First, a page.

The servants of a household have a curious faculty of divining what is going on before they are actually told about anything. Sebastian and Tinette must have possessed this faculty in a high degree, for even as the doctor was going downstairs, Tinette, who had been rung for, entered Clara’s room.
“Take that box and bring it back filled with the soft cakes which we have with coffee,” said Clara, pointing to a box which had been brought long before in preparation for this. Tinette took it up, and carried it out, dangling it contemptuously in her hand.
“Hardly worth the trouble I should have thought,” she said pertly as she left the room.
As Sebastian opened the door for the doctor he said with a bow, “Will the Herr Doctor be so kind as to give the little miss my greetings?”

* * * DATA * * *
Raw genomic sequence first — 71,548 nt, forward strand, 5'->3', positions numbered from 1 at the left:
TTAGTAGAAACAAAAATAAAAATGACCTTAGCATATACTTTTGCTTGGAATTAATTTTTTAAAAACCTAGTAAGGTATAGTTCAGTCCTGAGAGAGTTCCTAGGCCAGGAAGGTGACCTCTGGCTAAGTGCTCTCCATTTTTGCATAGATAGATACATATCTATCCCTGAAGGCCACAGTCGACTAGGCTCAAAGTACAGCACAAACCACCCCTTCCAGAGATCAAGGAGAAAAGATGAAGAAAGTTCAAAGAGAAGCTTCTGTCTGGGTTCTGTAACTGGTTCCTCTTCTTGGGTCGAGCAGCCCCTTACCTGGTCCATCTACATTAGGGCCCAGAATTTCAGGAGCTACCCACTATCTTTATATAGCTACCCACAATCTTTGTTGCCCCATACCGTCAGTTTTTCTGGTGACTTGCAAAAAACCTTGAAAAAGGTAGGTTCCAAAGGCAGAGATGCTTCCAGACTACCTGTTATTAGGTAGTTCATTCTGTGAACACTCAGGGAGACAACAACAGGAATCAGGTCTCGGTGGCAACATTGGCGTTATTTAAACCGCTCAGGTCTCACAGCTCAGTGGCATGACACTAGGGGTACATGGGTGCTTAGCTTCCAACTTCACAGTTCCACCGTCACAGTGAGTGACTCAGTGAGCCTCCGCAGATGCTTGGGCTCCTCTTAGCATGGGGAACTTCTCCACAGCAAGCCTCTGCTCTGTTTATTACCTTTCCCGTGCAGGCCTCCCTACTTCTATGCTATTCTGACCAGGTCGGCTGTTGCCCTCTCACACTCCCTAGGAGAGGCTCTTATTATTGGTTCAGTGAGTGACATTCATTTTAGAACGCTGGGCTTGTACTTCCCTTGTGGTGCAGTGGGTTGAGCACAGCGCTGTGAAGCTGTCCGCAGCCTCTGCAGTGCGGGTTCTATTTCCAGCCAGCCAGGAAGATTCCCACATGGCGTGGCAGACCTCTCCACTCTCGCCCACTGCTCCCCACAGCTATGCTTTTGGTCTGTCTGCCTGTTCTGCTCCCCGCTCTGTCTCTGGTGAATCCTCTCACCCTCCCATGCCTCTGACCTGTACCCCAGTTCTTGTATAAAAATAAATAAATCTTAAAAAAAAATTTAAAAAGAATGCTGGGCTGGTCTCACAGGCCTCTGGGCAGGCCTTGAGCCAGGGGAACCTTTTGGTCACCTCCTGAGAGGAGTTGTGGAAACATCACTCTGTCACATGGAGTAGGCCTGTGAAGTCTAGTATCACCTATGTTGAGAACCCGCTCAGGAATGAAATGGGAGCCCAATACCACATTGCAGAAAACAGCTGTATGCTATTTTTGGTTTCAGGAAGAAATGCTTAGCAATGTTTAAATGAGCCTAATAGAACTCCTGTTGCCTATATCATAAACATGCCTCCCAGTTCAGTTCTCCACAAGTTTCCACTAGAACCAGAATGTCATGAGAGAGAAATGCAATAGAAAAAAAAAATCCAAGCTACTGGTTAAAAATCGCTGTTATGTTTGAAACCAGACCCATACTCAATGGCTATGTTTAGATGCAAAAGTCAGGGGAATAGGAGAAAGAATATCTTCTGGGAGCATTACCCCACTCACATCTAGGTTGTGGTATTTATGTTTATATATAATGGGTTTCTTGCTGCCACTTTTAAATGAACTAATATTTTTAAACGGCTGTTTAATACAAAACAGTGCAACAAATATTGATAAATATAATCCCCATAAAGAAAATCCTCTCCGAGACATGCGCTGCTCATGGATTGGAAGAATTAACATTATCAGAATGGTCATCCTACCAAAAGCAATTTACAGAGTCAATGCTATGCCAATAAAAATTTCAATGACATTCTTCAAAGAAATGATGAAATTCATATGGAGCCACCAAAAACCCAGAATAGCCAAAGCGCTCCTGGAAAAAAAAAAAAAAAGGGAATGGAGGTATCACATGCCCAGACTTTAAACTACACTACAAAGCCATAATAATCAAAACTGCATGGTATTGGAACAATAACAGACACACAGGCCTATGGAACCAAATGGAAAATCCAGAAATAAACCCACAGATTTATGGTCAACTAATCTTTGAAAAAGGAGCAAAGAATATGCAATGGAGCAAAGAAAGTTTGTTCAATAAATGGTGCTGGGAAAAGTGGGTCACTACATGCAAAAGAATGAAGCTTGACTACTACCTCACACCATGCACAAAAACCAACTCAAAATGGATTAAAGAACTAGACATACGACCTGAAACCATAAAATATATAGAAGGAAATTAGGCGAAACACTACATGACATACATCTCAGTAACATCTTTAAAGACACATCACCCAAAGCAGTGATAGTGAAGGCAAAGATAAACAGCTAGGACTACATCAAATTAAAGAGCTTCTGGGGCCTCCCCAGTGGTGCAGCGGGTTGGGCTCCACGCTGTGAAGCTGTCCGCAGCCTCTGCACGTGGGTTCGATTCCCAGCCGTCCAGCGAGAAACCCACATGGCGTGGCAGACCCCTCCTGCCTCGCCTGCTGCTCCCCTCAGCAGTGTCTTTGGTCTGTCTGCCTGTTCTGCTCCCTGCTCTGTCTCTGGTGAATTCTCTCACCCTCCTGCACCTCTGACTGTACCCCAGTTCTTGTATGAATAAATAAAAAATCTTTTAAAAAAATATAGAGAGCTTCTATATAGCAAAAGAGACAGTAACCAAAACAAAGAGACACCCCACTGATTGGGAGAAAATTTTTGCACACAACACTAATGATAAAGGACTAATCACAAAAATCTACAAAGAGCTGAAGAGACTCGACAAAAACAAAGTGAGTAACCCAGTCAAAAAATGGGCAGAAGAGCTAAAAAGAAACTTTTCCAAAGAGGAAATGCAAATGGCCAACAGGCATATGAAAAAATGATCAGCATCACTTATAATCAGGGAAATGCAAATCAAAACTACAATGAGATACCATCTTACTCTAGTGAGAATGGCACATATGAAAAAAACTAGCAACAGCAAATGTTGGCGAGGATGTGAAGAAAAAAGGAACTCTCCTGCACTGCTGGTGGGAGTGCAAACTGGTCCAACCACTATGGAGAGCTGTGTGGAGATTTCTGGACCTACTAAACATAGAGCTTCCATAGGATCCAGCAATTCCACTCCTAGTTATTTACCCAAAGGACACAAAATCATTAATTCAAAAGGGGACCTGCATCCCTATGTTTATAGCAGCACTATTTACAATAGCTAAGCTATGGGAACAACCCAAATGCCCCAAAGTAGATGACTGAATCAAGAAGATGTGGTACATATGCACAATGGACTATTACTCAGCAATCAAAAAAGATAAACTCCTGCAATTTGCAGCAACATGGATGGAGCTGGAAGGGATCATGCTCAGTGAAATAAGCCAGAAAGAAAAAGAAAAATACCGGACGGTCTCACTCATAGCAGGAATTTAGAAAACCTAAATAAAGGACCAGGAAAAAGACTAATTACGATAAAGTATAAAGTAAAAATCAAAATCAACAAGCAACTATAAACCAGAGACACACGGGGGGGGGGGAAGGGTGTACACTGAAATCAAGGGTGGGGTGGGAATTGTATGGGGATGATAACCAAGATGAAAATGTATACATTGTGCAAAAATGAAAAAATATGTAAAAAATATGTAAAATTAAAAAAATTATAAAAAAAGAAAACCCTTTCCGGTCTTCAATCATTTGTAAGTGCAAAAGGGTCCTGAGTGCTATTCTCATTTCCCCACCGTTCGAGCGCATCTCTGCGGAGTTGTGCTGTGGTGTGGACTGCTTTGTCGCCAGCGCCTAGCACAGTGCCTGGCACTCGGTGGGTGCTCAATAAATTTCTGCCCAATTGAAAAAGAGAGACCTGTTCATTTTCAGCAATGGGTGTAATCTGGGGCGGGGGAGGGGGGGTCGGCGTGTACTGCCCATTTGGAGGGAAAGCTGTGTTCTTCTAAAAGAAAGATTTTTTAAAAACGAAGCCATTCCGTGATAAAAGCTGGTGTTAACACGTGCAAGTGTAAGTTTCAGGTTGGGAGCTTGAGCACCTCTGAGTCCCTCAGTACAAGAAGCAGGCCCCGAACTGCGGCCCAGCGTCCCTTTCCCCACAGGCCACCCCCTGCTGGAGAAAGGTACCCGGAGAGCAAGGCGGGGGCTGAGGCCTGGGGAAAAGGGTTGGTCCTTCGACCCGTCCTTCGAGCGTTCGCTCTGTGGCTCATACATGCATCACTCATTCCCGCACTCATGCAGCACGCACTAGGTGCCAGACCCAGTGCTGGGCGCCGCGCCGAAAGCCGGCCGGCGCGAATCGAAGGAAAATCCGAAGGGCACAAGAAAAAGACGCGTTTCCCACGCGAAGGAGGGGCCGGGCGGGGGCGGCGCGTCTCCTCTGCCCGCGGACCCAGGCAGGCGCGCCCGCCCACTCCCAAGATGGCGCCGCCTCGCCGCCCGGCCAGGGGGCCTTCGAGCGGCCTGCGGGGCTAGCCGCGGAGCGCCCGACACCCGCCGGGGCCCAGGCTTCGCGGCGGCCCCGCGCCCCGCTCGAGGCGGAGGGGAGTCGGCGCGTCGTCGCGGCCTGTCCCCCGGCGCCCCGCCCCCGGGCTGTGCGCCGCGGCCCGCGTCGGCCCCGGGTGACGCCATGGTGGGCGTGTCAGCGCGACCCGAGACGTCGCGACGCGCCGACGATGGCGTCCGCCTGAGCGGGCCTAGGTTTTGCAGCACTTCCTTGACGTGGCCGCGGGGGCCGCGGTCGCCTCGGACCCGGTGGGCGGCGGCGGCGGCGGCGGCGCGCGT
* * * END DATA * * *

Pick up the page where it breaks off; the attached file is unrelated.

“I see,” said the doctor, “you know then already that I am off on a journey?”
Sebastian hesitated and gave an awkward little cough. “I am—I have—I hardly know myself Oh, yes, I remember; I happened to pass through the dining-room and caught little miss’s name, and I put two and two together—and so I thought—”
“I see, see, I see,” smiled the doctor, “one can find out a great many things by thinking. Good-bye till I see you again, Sebastian, I will be sure and give your message.”